Standing still on the intertidal mudflats of Roebuck Bay is a fascinating experience, with the squishy mud underfoot crawling with quirky invertebrate animals that are either hunting for food or escaping the bills of hungry shorebirds. For migratory shorebirds, these invertebrates are the superfood to fuel their remarkable 10,000 kilometre annual migration to the northern hemisphere, where shortly after arrival in the Arctic, they will mate and produce a clutch of eggs.
With a major ‘benthic’ expedition on Roebuck Bay and Eighty Mile Beach in October 2016, the Roebuck Bay Working Group asked acclaimed filmmaker Paul Bell, to make a short film about the importance of the remarkable invertebrates that live in the glorious mudflats of these two Ramsar listed wetlands.
“Filming the many creatures of the mud gave me a chance to really spend time observing the whole system at work. Sometimes that meant lying in the mud for hours on end to finally get the shot of a worm or tiny crab, but there is something meditative about just sitting or lying in this case and watching. The massive tides come and go twice a day and there is continual change happening.
“The data that the team collected during the study will go a long way to preserving this asset into the future and has made me appreciate what’s out there even more,” Paul Bell said.
The film is impressive, with extraordinary aerial footage of the migratory shorebirds feeding on the animals in the productive mudflats. Close ups of the worms, crustaceans and bivalves the shorebirds feed are wonderful, as are the legs of volunteers descending into the soft mud!
The team of 100 who participated in the expedition included, scientists, landowners, ranger groups (Yawuru, Karajarri and Nyangumarta) and volunteers. Whilst the young and the brave ventured onto the mud to collect samples - supported in the deep soft mud by a hovercraft; others preferred to sort samples in the air-conditioned laboratory at the Broome Bird Observatory.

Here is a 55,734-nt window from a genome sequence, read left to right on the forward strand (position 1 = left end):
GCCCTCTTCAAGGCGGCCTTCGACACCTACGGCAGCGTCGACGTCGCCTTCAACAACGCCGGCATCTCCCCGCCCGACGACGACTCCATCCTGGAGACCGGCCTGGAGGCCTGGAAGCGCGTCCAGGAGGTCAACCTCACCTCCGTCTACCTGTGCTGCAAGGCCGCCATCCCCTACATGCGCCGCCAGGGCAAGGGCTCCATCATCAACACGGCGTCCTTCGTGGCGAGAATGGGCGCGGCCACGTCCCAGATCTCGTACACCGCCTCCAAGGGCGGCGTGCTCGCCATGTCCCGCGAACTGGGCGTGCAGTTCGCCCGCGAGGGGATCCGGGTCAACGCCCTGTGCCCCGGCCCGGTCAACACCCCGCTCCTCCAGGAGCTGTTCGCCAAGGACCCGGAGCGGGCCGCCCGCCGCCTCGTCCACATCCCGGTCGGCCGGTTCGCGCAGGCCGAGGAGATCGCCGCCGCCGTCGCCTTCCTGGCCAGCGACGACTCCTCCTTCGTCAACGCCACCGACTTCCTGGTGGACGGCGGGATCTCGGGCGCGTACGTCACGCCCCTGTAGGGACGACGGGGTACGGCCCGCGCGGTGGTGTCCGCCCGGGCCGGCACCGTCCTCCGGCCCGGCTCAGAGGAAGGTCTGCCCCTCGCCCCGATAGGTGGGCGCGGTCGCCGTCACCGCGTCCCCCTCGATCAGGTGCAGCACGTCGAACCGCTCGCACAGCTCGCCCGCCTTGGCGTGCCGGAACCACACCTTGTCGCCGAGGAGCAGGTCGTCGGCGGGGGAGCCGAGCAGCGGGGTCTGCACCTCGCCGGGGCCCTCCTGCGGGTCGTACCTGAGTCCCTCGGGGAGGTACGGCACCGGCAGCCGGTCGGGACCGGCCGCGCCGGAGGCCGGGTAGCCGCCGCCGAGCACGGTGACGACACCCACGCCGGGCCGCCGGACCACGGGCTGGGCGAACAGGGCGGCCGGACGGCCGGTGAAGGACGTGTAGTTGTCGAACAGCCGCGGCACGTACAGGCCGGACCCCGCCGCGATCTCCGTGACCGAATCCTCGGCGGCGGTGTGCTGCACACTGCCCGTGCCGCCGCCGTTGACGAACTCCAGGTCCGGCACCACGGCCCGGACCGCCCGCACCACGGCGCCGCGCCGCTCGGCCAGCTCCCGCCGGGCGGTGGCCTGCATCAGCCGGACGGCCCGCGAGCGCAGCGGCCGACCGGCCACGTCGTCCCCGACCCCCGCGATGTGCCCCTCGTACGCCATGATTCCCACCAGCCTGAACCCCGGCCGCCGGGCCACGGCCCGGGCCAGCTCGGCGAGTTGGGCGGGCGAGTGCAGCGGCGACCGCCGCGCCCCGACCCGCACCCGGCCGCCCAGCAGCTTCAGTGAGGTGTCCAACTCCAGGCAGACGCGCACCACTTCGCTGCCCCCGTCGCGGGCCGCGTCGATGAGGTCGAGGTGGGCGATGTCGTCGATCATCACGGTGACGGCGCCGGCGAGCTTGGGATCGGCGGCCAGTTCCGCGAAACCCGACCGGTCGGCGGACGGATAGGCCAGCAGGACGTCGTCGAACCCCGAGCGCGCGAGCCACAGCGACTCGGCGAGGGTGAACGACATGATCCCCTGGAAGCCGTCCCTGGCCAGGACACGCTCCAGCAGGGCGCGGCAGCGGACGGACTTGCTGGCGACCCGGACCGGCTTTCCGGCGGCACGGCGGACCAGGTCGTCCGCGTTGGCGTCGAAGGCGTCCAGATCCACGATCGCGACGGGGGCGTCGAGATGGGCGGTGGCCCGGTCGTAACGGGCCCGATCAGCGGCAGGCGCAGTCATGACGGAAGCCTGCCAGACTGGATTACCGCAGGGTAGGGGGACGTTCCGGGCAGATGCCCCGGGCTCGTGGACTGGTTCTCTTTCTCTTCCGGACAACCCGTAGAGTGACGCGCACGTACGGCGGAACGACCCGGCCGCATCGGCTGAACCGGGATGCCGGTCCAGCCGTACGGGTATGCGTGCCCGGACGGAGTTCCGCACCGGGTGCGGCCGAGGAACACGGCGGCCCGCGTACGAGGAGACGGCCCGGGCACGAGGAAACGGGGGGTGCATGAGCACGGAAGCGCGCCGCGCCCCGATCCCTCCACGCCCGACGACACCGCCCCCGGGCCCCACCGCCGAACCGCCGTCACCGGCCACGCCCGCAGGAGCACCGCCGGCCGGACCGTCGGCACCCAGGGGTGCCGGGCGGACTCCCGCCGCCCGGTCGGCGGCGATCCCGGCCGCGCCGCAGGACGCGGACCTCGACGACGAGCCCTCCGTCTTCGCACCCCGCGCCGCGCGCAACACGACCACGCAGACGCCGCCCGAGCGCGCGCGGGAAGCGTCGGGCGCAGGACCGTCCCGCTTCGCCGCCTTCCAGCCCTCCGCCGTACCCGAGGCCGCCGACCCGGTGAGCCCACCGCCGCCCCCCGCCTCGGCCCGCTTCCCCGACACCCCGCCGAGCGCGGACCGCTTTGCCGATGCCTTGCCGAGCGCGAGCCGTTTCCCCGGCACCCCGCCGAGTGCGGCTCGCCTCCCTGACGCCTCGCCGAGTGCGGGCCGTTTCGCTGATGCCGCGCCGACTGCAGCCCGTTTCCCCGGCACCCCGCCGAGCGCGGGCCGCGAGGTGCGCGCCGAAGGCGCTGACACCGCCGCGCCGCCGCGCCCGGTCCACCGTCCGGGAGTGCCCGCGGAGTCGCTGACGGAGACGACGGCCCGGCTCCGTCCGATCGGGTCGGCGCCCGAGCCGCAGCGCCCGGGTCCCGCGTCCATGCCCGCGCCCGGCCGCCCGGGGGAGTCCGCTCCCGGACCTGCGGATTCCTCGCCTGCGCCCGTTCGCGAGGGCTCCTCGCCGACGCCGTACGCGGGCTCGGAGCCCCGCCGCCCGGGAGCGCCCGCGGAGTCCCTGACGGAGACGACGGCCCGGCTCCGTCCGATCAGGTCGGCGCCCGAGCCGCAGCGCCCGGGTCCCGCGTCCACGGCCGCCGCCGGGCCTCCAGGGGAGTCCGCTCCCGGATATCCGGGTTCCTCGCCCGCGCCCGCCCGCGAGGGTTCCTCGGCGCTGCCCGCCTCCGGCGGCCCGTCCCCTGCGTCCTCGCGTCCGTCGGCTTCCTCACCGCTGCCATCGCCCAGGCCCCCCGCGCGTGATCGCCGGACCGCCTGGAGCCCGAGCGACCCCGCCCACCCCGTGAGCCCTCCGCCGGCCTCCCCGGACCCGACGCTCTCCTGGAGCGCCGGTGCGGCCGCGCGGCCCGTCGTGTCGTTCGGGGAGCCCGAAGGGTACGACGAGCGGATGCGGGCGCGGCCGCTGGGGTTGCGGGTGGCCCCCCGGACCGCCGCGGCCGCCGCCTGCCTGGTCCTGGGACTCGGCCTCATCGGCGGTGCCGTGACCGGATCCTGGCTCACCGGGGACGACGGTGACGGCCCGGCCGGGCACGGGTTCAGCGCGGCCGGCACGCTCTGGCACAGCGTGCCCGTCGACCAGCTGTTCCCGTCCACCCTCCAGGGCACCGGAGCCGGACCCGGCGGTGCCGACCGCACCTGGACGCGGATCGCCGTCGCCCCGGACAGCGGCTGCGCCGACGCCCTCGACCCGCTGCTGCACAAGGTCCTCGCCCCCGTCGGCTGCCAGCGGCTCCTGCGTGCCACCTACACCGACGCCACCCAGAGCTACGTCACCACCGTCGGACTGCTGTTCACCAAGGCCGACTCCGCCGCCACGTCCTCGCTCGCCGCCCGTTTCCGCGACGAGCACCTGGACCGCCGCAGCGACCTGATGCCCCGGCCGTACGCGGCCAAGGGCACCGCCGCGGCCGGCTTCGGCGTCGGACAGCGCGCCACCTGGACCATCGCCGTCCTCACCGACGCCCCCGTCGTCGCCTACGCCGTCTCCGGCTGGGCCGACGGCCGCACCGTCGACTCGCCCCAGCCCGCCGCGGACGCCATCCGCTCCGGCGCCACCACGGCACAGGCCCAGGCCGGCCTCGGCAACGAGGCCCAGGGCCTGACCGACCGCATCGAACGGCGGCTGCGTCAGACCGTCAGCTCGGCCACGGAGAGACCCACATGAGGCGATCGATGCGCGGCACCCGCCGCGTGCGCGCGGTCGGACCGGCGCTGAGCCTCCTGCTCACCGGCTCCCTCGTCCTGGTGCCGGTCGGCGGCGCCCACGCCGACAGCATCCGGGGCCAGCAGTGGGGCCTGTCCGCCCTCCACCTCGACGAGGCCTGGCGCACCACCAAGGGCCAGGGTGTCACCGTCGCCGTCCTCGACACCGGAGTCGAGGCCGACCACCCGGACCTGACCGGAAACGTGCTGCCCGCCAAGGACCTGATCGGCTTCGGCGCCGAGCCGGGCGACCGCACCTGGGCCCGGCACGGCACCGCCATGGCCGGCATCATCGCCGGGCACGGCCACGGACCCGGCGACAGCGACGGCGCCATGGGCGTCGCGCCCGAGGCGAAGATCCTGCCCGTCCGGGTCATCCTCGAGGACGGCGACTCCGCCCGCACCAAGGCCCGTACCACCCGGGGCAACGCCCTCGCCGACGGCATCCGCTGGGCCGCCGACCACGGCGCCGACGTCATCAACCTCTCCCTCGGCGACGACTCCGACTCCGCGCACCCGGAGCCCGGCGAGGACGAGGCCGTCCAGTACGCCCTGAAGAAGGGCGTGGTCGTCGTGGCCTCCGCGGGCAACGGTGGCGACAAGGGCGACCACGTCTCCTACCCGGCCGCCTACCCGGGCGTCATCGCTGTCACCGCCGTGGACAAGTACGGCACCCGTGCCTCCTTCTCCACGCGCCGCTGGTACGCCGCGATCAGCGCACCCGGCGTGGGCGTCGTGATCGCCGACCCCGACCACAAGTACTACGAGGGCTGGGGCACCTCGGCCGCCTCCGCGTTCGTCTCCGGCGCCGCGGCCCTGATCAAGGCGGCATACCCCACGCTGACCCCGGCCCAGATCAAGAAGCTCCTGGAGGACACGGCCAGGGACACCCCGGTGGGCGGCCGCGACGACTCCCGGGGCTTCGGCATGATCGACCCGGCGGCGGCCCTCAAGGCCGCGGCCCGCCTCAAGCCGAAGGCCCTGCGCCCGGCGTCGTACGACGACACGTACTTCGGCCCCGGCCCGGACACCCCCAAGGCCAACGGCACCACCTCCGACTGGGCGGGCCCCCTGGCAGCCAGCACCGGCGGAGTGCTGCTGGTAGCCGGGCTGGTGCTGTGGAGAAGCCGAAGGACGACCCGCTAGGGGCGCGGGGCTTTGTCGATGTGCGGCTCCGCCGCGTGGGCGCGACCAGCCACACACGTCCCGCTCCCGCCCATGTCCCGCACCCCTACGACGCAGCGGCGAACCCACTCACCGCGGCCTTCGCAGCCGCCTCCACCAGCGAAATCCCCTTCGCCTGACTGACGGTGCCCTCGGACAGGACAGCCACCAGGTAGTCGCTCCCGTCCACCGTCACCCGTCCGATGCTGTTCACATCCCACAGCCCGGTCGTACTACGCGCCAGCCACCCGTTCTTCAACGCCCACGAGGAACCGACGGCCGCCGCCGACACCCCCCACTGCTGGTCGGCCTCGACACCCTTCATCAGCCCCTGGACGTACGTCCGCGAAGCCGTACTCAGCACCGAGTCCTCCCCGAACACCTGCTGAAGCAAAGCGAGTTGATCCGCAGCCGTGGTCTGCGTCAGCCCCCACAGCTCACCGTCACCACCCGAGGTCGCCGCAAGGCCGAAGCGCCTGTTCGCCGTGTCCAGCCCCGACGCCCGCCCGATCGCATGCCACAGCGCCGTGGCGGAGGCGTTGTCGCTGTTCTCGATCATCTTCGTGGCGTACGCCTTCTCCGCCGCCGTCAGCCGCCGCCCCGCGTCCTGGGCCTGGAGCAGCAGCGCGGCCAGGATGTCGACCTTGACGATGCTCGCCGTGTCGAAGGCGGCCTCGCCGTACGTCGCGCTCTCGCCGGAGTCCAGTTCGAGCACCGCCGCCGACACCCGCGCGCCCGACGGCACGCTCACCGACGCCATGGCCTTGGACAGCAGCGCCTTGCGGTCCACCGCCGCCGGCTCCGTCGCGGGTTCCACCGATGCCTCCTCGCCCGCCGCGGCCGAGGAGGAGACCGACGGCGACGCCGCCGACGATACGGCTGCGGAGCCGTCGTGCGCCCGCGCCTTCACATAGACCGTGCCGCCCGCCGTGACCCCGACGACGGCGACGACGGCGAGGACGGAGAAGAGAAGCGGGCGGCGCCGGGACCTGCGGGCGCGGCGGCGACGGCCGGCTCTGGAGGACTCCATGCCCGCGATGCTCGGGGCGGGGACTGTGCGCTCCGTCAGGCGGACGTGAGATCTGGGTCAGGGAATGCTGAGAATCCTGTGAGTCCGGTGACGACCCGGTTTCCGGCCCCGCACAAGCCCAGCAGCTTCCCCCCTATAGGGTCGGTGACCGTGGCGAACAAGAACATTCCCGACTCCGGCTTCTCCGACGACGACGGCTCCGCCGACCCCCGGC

The impetus for the expedition was to conduct repeat surveys of the benthic invertebrates at the two internationally important mudflats, to discover if and how benthos abundance, diversity and distribution has changed.
In October 1999, almost the entire intertidal area of Eighty Mile Beach was ‘benthically’ mapped, whilst the benthos of the northern mudflats of Roebuck Bay was mapped in 1997, 2000, 2002 and 2006.
The information gathered from the 2016 benthos expedition is essential for informed management of these immensely valuable wetlands for migratory shorebirds, as they come under growing pressure from human interference on the East Asian Australasian Flyway, particularly on their staging grounds on the Yellow Sea in China.
The authors of the Field Report (Piersma, Pearson et al) recommend that the WA Government apply for World Heritage Status for the joint marine reserves of Eight Mile Beach and Roebuck Bay.
The expedition was funded by the Parks and Wildlife in partnership with BHP Billiton, with in kind support from NIOZ and Wetland Research and Management. The wonderful short film, was made by Paul Bell from Feral Films and funded by State NRM through the Royalties for Regions program